Russell Westbrook Says He Wants to Return to Lakers but 'Nothing Is Promised'

Mike Chiari@@mikechiariFeatured Columnist IVApril 6, 2022

PHOENIX, AZ - APRIL 5: Russell Westbrook #0 of the Los Angeles Lakers dribbles the ball during the game against the Phoenix Suns on April 5, 2022 at Footprint Center in Phoenix, Arizona. NOTE TO USER: User expressly acknowledges and agrees that, by downloading and or using this photograph, user is consenting to the terms and conditions of the Getty Images License Agreement. Mandatory Copyright Notice: Copyright 2022 NBAE (Photo by Barry Gossage/NBAE via Getty Images)
Barry Gossage/NBAE via Getty Images

Following Tuesday night's 121-110 loss to the Phoenix Suns that eliminated his team from playoff contention, Los Angeles Lakers guard Russell Westbrook expressed his desire to return to L.A. for the 2022-23 season.

According to ESPN's Dave McMenamin, Westbrook was asked if he wanted to continue playing for the Lakers next season and said:

"I mean, that's the plan. But nothing is promised. Yes, we want to be able to see what that looks like, what that entails over the course of an 82-game season. But we're not sure if that's guaranteed, either. So I just hope that we have a chance to be able to do something."

Westbrook was roundly criticized for his play throughout the season, although the Lakers' struggles can largely be attributed to both Anthony Davis and LeBron James missing significant time because of injuries.

The Lakers acquired Westbrook from the Washington Wizards last offseason in a trade that sent Kyle Kuzma, Montrezl Harrell and Kentavious Caldwell-Pope to Washington.

The hope within the Lakers organization was that Westbrook would form a Big Three with LeBron and AD, but that never happened for a multitude of reasons.

Westbrook's 2021-22 production hasn't been awful on the surface, with averages of 18.5 points, 7.4 rebounds, 7.1 assists, 1.0 steal and 1.0 three-pointer made per game, plus he deserves credit for playing in 78 of the Lakers' 79 games, while many of his teammates dealt with injuries.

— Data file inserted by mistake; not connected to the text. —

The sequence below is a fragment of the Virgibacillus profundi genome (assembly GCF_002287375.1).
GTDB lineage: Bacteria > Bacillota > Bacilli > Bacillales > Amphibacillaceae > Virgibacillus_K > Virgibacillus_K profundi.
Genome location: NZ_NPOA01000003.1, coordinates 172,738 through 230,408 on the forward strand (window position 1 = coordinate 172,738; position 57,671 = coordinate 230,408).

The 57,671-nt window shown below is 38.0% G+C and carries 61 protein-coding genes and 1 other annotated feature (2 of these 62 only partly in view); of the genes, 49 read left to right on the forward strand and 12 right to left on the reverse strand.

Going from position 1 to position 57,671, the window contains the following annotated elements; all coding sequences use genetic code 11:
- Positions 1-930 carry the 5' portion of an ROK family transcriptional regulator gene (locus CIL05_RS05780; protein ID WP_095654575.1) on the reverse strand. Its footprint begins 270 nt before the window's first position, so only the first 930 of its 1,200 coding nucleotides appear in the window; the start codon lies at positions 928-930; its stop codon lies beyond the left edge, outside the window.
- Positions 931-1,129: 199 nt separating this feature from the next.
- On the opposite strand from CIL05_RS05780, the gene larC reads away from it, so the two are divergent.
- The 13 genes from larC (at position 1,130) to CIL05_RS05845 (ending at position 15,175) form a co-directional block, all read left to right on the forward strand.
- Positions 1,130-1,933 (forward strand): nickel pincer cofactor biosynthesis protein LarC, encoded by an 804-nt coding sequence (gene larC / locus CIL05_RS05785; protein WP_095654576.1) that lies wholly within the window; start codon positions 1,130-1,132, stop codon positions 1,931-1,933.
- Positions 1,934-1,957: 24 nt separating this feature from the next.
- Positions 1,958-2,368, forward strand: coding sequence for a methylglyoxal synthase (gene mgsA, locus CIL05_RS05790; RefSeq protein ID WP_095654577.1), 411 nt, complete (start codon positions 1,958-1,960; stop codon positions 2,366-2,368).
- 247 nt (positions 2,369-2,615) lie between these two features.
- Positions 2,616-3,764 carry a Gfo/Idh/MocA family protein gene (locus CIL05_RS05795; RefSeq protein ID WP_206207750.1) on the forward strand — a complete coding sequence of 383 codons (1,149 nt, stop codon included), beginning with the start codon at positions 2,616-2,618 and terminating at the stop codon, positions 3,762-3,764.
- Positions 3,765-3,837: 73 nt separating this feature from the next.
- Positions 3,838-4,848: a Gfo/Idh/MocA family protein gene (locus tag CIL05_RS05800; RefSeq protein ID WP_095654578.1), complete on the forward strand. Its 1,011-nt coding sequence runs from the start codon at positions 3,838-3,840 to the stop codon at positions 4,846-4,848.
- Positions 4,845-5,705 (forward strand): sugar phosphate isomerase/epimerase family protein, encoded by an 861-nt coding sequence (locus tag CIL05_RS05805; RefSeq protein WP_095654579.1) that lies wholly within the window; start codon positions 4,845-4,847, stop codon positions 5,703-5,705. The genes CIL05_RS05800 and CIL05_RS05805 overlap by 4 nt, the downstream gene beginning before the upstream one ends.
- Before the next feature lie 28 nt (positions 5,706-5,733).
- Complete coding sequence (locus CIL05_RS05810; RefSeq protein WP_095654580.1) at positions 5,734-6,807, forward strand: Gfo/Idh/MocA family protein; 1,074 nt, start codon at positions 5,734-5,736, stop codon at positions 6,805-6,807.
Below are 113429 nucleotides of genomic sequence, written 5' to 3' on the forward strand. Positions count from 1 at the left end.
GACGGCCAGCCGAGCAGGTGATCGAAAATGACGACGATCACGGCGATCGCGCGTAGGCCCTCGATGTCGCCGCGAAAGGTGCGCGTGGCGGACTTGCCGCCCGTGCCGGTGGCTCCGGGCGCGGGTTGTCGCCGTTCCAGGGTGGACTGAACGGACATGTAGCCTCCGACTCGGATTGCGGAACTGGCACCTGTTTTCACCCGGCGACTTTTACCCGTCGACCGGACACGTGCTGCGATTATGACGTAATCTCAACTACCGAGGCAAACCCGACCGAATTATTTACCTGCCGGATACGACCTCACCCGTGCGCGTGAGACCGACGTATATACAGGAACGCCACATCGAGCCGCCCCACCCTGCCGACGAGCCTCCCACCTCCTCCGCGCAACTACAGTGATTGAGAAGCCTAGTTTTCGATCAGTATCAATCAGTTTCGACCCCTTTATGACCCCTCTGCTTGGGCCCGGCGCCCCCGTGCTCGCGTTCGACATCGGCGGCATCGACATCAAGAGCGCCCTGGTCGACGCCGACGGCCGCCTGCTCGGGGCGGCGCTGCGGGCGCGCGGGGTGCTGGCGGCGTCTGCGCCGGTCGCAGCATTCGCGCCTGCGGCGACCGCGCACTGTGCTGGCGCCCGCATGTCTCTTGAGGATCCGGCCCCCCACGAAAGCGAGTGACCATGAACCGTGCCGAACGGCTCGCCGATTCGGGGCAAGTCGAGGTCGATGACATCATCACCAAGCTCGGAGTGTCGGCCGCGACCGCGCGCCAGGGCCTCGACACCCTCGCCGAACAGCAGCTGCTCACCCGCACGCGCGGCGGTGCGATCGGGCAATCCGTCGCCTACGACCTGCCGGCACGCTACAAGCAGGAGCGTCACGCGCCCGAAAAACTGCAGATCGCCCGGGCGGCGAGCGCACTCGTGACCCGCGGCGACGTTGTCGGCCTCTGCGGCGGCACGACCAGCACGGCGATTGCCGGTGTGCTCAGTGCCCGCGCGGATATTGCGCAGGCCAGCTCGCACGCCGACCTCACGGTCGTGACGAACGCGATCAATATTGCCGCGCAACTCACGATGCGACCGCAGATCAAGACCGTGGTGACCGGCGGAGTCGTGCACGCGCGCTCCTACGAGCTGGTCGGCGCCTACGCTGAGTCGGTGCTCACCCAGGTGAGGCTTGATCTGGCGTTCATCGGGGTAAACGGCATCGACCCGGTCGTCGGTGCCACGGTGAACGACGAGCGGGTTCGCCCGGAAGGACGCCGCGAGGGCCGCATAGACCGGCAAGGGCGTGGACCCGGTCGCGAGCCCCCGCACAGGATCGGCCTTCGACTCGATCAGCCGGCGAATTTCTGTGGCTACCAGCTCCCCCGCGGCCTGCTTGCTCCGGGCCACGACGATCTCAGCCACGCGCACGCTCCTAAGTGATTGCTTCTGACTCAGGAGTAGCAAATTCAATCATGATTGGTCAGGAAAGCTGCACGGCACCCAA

His scoring output was its lowest since the 2009-10 season, however, and he turned the ball over 3.8 times per game and shot just 29.8 percent from beyond the arc.

The Lakers would almost certainly move on from the 33-year-old if they had the choice, but it largely isn't up to them.

Westbrook has a $47 million player option for next season, and it is next to impossible to envision him declining it since he wouldn't earn anywhere near that much on the free-agent market.

That means the Lakers will likely have to try to find a trade partner, but that could prove difficult and may require them to take on some other bad contracts.

Assuming the Lakers essentially have no choice other than to ride with Westbrook next season, the team could bounce back.

The key to success will be keeping Davis and James healthy after they missed 39 and 23 games, respectively, this season.

While it is true that the Lakers were only 11-10 when Davis, James and Westbrook all played, that is a small sample size, and even when extrapolated over an entire season, it would have at least been enough to get L.A. comfortably into the play-in tournament.

Westbrook is a nine-time All-Star, two-time scoring champion, one-time NBA MVP and likely future Hall of Famer, but he is a different player now.

He has shown this season that he can't be counted on as a go-to guy on a winning team anymore, but there is still some hope that he can be a solid supporting-cast member if the Lakers can somehow keep Davis and James on the court consistently next season.